Armadillo Mining said they may send a bus to Salem for Southern Oregon miners to participate at the rally, and I need to follow up with them to see if they will do that.
 Some of us will be contacting Senators and Representative to join us at the podium to say positive things about how mining helps rural Oregon communities etc.  We would appreciate Oregon miners who want to speak at the rally who can explain Oregon mining history and how minerals helped develop our state.  We also need to refrain from calling legislators criminals for passing their illegal bills.  This type of negativity will work against us in the 2017 legislative session. Thank you for all the support you can give to the rally.  If SB 3 does pass, most all upstream mining will be put in the same moratorium as SB 838 until 2021.
SENATE BILL 3-Tom Quintal
The Legislature will soon be in session, and with this event comes anti-mining bills. The first one is SB 3 which is more restrictive than SB1530, which Senator Bates tried to pass in the February 2016 short session.  If SB-3 becomes law, very little suction dredge mining will be done using an overly restrictive DEQ 700 NPDES permit.  Miners will need to come up with more financial support for our current litigation against DEQ’s illegal 700 NPDES Industrial Discharge suction dredge permit.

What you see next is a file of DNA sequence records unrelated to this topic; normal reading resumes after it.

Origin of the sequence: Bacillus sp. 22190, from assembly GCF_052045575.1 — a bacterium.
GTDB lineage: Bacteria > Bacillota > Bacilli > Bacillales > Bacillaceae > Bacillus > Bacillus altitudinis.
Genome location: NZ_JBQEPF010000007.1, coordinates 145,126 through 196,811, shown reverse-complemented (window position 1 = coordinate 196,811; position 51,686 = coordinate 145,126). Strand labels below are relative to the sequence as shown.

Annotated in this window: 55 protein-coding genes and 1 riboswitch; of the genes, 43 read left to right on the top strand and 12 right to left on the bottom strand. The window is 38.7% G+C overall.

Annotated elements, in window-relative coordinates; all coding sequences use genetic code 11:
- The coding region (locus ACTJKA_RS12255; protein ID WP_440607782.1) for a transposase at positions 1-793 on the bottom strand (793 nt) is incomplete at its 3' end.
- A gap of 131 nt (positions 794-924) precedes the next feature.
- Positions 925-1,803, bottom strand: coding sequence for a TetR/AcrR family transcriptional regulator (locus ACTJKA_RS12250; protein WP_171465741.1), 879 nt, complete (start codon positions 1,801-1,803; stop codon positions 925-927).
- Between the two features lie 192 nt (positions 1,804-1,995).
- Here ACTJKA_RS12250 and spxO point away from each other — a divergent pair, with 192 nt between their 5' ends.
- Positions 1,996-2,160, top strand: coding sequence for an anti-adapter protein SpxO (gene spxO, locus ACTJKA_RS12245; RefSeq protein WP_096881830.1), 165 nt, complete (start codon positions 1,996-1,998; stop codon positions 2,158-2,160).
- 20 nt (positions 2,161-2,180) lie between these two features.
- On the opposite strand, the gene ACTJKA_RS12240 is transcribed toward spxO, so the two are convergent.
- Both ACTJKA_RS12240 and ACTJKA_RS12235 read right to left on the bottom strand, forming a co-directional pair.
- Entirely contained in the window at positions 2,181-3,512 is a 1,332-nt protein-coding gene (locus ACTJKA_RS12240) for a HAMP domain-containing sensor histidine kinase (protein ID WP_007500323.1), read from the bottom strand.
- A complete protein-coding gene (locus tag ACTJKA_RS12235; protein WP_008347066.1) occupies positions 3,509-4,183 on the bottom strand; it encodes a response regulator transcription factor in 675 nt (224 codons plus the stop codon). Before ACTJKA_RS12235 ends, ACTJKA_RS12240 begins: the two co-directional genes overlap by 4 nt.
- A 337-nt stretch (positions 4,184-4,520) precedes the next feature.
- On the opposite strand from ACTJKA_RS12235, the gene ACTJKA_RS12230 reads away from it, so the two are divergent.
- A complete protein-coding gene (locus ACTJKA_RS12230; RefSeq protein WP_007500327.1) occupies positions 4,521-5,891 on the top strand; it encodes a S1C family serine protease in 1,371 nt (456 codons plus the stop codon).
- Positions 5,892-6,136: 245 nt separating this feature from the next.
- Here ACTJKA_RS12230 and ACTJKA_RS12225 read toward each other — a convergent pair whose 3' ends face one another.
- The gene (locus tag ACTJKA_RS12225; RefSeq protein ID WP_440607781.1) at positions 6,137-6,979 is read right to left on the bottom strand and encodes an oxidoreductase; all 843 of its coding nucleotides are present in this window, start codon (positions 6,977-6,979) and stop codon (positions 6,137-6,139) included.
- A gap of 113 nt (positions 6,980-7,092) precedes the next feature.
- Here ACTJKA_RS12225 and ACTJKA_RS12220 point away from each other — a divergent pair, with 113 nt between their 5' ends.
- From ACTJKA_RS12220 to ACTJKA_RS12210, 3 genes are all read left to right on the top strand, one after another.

On Page (1) Section (1) and continued on Page (2) (A) (b)  "To any tributary to a river in this state, if the confluence of the tributary with the river is above the lowest extent of a segment of the river containing habitat described in paragraph (a) of this subsection".  And Page (2) Section (2) (A) (b) SB-3 adds the same words for SB 838 moratorium up to year 2021.

That means all Upper stream reaches that feed into (ESH) Essential Habitat Streams will be added to the no motorized mining moratorium until 2021 if SB 3 does pass.

Under Permitting requirement Page (3) Section (5) (1) continued to Page (4) of Section (5) (c) "Motorized mining equipment that is six horsepower or greater for a placer mining operation for site preparation or excavation".  Now I wonder if this means DEQ will limit up to six horsepower for their future 600 WPCF permit (if they every write another one???).  The old 600 WPCF permit for up to 1500 cubic yards never had a horsepower limit.